Now that the year is almost over and my beginners are getting pretty proficient with rhythm and note-reading, I have really started focusing on bowing. I have noticed that the bowings get quite complex in the method book that I use, and difficult bowings definitely add a level of difficulty to the exercises.
We were just learning a tricky bowing with a tie, and I wanted to be sure all students were accurately reading and interpreting bow markings. I created this exercise that corresponds to a line in our method book. This was super easy to throw together and I believe that this exercise would work as a rehearsal technique on any other short tricky passage of music.
The exercise is really just one measure from an exercise in our method book...over and over to fill up the page. I took away the bowings in the first measure so students could focus solely on notes and rhythm. In the second measure, I wrote the bowing from the method book for students to read. For the remaining measures, I had students create their own bowing varations. I then asked students to play that measure over and over with the different bowings that they created. Because students were writing their own bowings, I knew students were reading and interpreting the bow markings. Students were quickly able to determine that some bowings made the measure more difficult to play, while other bowings made it easier. I love this exercise because students were practicing the notes and rhythms over and over in an interesting way...plus they really started to understand bowing technique.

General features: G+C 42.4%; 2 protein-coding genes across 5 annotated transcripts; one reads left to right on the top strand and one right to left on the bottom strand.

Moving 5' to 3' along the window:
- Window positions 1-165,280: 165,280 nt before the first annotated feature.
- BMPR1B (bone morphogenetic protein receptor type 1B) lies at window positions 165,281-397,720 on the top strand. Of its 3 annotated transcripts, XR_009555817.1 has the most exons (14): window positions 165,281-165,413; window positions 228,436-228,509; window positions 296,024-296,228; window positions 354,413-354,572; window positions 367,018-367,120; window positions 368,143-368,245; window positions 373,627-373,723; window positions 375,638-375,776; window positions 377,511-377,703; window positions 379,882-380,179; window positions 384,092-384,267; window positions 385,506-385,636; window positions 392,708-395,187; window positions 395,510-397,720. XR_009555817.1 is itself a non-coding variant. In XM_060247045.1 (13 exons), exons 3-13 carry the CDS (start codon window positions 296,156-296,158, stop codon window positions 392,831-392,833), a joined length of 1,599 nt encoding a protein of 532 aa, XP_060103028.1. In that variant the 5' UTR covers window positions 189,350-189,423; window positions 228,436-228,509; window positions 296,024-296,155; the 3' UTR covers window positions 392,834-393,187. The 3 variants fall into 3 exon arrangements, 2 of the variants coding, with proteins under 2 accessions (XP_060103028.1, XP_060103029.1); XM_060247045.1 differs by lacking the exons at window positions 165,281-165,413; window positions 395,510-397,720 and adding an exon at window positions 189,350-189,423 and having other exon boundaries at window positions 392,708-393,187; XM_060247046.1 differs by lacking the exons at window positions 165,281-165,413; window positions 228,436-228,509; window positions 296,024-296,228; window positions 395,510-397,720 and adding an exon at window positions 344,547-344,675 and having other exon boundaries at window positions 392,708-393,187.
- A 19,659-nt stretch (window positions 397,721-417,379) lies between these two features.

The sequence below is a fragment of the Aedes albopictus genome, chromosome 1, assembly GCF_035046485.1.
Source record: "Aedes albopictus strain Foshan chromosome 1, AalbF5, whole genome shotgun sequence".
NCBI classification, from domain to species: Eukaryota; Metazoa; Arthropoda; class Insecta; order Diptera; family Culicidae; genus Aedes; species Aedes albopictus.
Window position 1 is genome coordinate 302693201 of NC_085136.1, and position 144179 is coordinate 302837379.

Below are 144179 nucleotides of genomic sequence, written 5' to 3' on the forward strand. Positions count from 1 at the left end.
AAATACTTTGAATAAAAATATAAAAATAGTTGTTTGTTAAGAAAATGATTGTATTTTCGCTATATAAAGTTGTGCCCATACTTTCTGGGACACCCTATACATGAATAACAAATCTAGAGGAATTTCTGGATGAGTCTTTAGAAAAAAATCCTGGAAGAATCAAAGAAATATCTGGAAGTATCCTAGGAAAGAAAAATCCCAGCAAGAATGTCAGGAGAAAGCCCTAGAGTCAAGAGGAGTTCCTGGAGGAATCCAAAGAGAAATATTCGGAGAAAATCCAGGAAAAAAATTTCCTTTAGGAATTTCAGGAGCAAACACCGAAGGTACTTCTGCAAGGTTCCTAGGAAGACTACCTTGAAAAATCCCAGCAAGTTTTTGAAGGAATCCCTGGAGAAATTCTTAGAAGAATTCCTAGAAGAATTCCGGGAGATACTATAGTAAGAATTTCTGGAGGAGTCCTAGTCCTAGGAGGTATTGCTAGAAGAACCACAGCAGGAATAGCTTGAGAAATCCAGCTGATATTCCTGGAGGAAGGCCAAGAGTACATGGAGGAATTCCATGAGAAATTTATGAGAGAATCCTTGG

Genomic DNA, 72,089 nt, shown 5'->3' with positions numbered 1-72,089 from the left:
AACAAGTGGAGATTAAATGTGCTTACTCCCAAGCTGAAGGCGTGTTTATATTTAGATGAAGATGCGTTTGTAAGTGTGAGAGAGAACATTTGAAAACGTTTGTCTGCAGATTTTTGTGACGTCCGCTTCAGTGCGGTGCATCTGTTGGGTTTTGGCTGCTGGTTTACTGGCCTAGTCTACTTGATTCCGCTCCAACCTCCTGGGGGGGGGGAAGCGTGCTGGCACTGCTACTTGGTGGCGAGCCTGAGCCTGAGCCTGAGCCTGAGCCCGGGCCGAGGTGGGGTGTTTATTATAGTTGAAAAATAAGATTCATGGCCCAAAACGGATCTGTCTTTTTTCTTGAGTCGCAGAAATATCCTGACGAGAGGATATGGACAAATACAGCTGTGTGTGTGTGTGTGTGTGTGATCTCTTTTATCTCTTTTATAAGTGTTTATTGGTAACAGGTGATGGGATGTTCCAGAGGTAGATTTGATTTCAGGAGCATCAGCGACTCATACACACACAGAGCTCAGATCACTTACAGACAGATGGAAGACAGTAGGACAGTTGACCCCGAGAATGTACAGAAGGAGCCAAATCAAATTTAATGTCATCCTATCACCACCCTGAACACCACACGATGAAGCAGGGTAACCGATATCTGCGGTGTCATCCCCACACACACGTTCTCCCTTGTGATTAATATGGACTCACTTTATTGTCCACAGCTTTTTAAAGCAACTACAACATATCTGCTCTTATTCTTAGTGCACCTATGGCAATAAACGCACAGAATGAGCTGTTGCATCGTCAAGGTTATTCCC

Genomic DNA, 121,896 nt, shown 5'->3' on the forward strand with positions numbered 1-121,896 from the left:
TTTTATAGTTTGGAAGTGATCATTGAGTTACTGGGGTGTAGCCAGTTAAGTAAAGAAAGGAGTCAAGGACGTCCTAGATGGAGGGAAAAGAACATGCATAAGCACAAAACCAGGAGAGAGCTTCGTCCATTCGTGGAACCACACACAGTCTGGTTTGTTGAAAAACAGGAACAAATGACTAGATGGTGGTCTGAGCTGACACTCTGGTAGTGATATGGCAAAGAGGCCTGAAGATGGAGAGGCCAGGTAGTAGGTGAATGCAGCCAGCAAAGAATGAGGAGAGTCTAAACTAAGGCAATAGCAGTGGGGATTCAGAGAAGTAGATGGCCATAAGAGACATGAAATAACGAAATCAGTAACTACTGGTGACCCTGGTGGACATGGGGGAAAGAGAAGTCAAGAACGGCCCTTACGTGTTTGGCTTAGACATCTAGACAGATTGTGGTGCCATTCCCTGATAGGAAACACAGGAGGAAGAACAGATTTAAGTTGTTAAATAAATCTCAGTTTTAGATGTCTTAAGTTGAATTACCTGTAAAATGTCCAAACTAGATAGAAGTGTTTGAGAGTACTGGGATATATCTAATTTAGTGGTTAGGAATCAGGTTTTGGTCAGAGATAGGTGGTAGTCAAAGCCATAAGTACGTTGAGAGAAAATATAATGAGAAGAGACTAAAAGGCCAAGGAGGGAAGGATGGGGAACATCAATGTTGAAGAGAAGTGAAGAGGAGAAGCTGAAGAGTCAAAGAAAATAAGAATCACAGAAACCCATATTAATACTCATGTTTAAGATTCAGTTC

To help all of my classes (all levels) understand the importance of uniform bowing, I had them close their eyes and listen to me play scales with different bowings (separate notes, slur 2, slur 4, slur and separate). They were to listen and tell me what bowing I was using on my scale. It was very easy for them to hear whether I was slurring or using separate bows. This helped students understand that bowings really are important and we want a uniform sound through-out the orchestra. Different bowings DO make different sounds...so we must read and perform what is written as a group.